Earlier we had not been following the Albert River, but an offshoot called Lightning Creek. Just after Lightning Falls, we descended to the river itself. It was big, about five times as big as Lightning Creek. The first waterfall we discovered on the river was Mirror Falls. Mirror Falls was the most beautiful, mainly because of the mossy walls on either side of it. We passed four other, not very impressive falls in quick succession, before arriving at Echo Point Lookout which altered my view of the place completely.

Descending down to the creek was steep, but climbing back up was along more or less flat ground. Then we headed along a sidetrack to the lookout. Before I even arrived I could sense a void ahead of us, like we were standing at the edge of the Earth. In another minute we practically were. The Escarpment, which traces the New South Wales-QLD border, is a massive crescent shaped cliff that drops steeply and almost vertically about a kilometre into the plains below. We were standing on its edge, from which we could see the hulking ramparts of Mount Warning, the Border and Nightcap Ranges and even Byron Bay and the entire Gold Coast. It was the best view I have ever seen in SEQ, hands down.

We zombie walked for two hours back out along the Border Track, collapsing at what I hoped was a cafe'. It was the start of a treetop walk. Normally I don't like treetop walks -- I mean, they seem to be everywhere and I'm sick of them -- but this walk was pleasantly rickety and seemed like it would fall apart at any moment. I really liked it. We spent some time there, then walked back to the tents and collapsed.

If you are interested in walking the Albert River Circuit, or just want to know more, someone made an interesting video about it. A link is provided here.

The walks of the following day were done with another family who were friends of us. Since we had little time and energy left, we chose short walks around the area. The first one, to Python Rock, gave us a spectacular view over the mountains and really revealed how deep the gorges went. I would say they were about as big as Grose Gorge in the Blue Mountains, possibly bigger. Then we went on another walk, to the top of Morans Falls. But as we were arriving at the top of the waterfall, the sky broke apart and a torrential downpour began. Using any convenient track to get us back to safety, we ran up a muddy track labelled "O'Reilly's".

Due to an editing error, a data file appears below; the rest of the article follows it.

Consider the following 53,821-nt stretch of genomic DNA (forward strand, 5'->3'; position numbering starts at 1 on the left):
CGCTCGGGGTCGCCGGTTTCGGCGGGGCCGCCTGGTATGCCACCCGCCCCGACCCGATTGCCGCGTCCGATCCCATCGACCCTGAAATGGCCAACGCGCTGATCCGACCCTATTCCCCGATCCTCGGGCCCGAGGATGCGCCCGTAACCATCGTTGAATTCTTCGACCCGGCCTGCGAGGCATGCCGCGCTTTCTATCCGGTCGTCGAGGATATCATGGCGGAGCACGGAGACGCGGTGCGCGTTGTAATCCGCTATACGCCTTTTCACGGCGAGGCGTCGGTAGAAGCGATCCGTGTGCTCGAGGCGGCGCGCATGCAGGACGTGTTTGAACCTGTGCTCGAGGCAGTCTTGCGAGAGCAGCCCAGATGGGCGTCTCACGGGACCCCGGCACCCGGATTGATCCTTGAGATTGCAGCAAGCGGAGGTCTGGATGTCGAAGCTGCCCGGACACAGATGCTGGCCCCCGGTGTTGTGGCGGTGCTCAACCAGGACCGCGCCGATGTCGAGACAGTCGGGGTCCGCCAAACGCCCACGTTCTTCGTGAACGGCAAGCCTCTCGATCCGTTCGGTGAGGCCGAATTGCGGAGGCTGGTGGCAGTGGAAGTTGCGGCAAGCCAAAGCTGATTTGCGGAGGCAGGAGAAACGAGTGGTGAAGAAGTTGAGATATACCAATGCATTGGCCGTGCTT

Suddenly, we emerged on an old gravel road. Not knowing where to go we just went right and found an old wooden shack. We raced to get under the eaves. Suddenly, Dad called to tell us the door was unlocked and we scrambled in. An information board revealed it to be an old slaughterhouse. My dad, I and my little brother were here, but no one else was, so we just sat inside and waited.

After twenty minutes the rain stopped. Noting that nobody had arrived yet, we just got out and walked along the track ourselves. Leaving the road to follow a promising looking track, we walked through a picturesque rainforest on a windy path that went through several large gum trees. Finally, we emerged at O'Reilly's where we met the others, sitting at a cafe'. They told us they had taken a different track, and had been waiting for us for half an hour.

Lamington is not the most amazing place in the world, or even Australia. But it is a great place and a must visit for anyone living in or visiting South East Queensland.

Monday, 19 December 2016

Switzerland -- Into The Sky

In the late evening of Sunday 26 June, two hundred Australian Scouts quietly filed into Singapore's Changi Airport. They had all paid in excess of four thousand dollars to go where they were going now. And they would soon get paid back.

Our group wasn't a great representation of Australia or even Scouts. To start with, very few Scouts there came from the city. Furthermore, 130 of the Scouts there were from Victoria. Only twelve Scouts there came from Brisbane. However it didn't matter because we were the first ever Australian Scouts to visit, in a contingent, Kandersteg -- the spiritual home of Scouting worldwide.

After spending about three hours in the gigantic Changi Airport, we left on a long-haul flight to Zurich. I drifted off once on the plane, only waking up when we were flying over Turkey. When I woke up, clouds were obscuring the view, but I did see a pretty impressive mountain range to the South. An hour later we were flying over Romania, and in another hour we had arrived in Switzerland.